By: Orvis Staff
It is so exciting to bring home a new puppy. What’s not to love about a warm, fluffy, wriggling mass of energy who delights in playing with her humans and exploring her new surroundings in search of trouble? A puppy brings so much life and energy to a household, it’s easy to get carried away, overindulging her exuberant behavior and insatiable desire for attention. While that behavior might be novel and charming now, it won’t be so cute when your puppy becomes an out-of-control adult dog.
You should certainly enjoy your new puppy and her hilarious antics, but must also lay the groundwork to help her develop into a well-adjusted, obedient adult dog. Hopefully, by now you will have read a book or two about how to train a puppy, and have some idea about the structure and discipline she needs. But if you’re like most new puppy owners, you may experience lapses where you don’t follow the advice of experts. Here are some puppy guidelines to help you navigate this challenging but ultimately rewarding new chapter.
Five Tips for People With Puppies
1. Always supervise your new puppy.
At least, during the first few months. She is likely to have accidents and get into other trouble wandering around the house. Keep her confined to a puppy-proofed room, or crate her for short stretches of time when you can’t pay close attention to her. And when you’re out and about with her, remember never to leave your new puppy—or any dog—alone in the car, even for a short while. It can be dangerous and even deadly, and is illegal in some states. Leave her at home or with a friend instead.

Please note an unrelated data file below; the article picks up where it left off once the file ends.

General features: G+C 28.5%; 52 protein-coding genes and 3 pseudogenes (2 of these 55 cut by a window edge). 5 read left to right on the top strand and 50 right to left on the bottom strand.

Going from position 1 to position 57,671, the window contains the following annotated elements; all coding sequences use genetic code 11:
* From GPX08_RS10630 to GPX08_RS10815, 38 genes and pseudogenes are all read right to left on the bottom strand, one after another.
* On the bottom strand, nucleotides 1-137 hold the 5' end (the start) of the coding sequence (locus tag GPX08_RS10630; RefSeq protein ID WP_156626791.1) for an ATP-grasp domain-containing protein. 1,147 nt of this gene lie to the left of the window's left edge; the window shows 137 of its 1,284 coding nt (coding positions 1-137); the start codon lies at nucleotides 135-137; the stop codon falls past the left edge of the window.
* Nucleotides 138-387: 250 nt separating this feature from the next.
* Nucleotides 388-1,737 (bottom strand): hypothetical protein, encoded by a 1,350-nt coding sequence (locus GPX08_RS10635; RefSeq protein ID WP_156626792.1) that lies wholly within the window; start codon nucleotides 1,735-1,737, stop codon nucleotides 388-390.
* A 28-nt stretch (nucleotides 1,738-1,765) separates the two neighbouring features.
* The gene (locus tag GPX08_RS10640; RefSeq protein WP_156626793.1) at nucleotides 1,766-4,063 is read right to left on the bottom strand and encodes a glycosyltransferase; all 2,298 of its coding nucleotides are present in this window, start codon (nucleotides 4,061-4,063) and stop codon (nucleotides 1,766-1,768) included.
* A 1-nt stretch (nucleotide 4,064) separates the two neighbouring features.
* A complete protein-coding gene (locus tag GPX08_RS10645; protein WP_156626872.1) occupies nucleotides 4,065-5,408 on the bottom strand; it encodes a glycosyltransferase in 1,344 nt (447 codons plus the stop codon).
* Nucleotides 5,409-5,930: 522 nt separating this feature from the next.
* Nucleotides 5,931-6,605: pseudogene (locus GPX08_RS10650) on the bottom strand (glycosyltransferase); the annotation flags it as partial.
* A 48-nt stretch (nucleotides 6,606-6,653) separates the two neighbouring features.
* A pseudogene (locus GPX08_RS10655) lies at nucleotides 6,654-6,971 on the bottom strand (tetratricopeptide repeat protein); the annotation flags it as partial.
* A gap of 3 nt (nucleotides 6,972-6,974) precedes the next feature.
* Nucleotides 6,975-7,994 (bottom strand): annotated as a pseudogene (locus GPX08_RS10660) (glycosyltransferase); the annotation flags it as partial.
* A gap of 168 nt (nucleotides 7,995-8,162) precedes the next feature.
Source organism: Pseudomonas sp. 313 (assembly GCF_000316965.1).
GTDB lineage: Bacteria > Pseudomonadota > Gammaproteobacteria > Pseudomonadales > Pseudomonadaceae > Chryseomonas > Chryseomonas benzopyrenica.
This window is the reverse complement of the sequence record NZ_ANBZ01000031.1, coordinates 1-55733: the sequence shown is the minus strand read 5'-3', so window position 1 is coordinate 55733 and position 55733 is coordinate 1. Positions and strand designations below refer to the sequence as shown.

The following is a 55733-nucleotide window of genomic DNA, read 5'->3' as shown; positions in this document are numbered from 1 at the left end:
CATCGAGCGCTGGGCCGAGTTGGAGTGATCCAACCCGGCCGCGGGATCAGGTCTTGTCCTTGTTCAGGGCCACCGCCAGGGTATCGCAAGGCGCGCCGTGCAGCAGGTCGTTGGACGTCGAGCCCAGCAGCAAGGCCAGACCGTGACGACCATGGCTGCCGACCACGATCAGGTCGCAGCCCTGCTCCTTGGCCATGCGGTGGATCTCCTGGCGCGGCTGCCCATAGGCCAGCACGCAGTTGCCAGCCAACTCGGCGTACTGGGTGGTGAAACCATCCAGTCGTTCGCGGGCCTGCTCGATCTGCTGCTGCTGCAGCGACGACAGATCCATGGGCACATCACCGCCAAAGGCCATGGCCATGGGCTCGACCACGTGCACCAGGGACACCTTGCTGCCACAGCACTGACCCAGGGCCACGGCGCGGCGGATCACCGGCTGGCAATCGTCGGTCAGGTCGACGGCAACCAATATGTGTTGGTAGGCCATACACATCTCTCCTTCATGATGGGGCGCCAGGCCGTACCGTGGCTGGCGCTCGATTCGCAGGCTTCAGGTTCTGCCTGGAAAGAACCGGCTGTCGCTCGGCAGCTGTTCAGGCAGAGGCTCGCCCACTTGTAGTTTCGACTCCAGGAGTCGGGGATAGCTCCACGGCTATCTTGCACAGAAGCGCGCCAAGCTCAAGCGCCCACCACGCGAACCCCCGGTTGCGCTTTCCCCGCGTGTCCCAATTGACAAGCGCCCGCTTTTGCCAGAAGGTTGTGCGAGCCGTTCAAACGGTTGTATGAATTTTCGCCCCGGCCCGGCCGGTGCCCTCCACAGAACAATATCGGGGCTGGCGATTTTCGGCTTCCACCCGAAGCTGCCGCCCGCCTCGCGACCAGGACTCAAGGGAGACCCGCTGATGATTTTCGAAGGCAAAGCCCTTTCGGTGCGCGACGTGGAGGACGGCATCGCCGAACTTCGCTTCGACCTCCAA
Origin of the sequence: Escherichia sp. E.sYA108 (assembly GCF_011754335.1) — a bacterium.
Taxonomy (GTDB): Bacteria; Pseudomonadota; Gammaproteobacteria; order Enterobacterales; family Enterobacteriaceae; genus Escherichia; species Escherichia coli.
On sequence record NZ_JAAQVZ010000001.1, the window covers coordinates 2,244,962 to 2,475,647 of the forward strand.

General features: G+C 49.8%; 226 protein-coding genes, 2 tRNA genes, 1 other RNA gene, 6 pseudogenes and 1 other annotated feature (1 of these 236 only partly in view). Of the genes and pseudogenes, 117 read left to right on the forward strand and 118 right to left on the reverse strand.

2. Use positive reinforcement instead of punishing your puppy.
Negative attention doesn’t work with puppies—it serves only to confuse them, possibly turning them into fearful and aggressive dogs down the road. Instead, focus on redirecting your puppy immediately when she’s engaged in naughty or destructive behavior, and reward her immediately when she does something right. She will not understand a correction that takes place after the fact. The keys to puppy training success are consistency, patience, and love. And hitting or yelling at your dog, however angry you are about some egregious act of destruction, is only counterproductive. Nor should you use her crate as punishment for a misdeed: while crate training a puppy is an excellent strategy for housebreaking, the crate is meant to be a safe, comfortable space that makes her feel secure. You can train your puppy to sleep in her crate at night or put her in it for naps and quiet time throughout the day. But never relegate her to the crate in anger, and never leave her there for too long.
3. Discourage play biting and games that incite possessiveness.
Tiny puppy teeth, although they’re sharp, ostensibly pose no threat—so allowing your puppy to gnaw on your fingers and toes may seem okay. But however harmless her play biting feels, resist allowing your puppy to do it. Just imagine adult teeth in a powerful, full-grown jaw doing the same thing—the consequences could be disastrous. Make sure you nip in the bud any potential bad habits. Have chew toys available throughout the house to substitute when she gets too mouthy, and use a consistent command, such as “no teeth” or “no bite” to discourage it. If you’re consistent, she will figure it out.